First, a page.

Well, let’s move ahead some 28 years. Would Jesus, a quarter of a century or more later, still think that the Law was His calling? Jesus is preaching on the Mount of Beatitudes. He speaks. “Make no mistake,” He says. “Do not think that I have come to destroy the Law . . . I did not come to destroy the Law, but to fulfill it. Truly, I tell you that not one punctuation point of the Law shall pass away till heaven and earth pass away. And whoever breaks the least of these commandments and teaches men to do so shall be the least in the kingdom of heaven, but anyone who keeps the Law and teaches others to keep it, that one will be the greatest in the kingdom of heaven”

That first day of school was an educational experience that Jesus never got over. We must not ever get over our born again spiritual experience. We need to continue to “hunger and thirst for righteousness”.

I remember when I first came to the Lord. I devoured the Word. I worked in the iron mines in Minnesota and when I came home I read the Bible until I felt asleep. I read the New Testament through seven times that summer. That August I moved to Colorado Springs to spend the next three years studying at Nazarene Bible College. And still, I feel I know so little about God. He is a big, big, God. And He only reveals Himself to those who seek for Him with all their hearts. God said, “You will seek me and find me when you seek me with all your heart.” Jeremiah 29:13

I want to conclude by briefly giving you four suggestions for spiritual growth. First, be a regular Church attender. The Word says,

“And let us consider how we may spur one another on toward love and good deeds, not giving up meeting together, as some are in the habit of doing, but encouraging one another—and all the more as you see the Day approaching.”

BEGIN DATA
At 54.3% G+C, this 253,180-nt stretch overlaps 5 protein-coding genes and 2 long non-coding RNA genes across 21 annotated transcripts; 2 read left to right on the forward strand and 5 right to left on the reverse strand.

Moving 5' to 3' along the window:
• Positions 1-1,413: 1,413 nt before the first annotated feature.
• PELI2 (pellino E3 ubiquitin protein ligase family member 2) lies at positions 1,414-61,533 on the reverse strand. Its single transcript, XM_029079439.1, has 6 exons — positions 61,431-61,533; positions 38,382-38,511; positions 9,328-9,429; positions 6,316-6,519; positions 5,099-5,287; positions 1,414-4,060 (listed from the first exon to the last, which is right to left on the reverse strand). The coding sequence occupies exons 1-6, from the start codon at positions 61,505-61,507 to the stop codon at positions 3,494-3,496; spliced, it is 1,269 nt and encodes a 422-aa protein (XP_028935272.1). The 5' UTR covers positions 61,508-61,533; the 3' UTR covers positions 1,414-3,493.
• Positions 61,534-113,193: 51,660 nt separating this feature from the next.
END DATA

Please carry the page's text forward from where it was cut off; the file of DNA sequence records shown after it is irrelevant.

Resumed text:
Hebrews 10:24-25

Jesus gave us the example of being involved in regular community worship. It was a time to learn and teach and worship. We need to do the same.

Secondly, Jesus gave us the example of personal, daily devotions. The Scripture says,

“But Jesus often withdrew to lonely places and prayed.”

(Luke 5:16)

It even tells us when. “Very early in the morning, while it was still dark, Jesus got up, left the house and went off to a solitary place, where he prayed.”

Mark 1:35

If you want to grow spiritually, you need to make personal, private, devotions a part of your daily routine. I think your spiritual power is like the manna in the wilderness. It was good for just one day. You needed to get more every day. We need to do the same spiritually.

Thirdly, we need to belong to a small group of seekers. Jesus often met with His disciples to teach them; to pray with them; to seek the Father with them. He taught the multitudes as well – but Jesus had a core of Peter, James and John and then He had the twelve disciples.

Lastly, we need to have a mentor or be a mentor – or both. Paul had Timothy; Peter had Silas; Elijah had Elisha. You and I need to find a soul friend that we can learn from and we need a soul friend we can help grow in the Lord.

Well, are you growing or dying. Someone said that you are doing one or the other. I am an old man with one foot in the grave and the other on a banana peel, but I still want to grow. As much time as God gives me on this planet – I want to serve Him and minister to people. I pray it may be so in your life.

“Seek Ye First”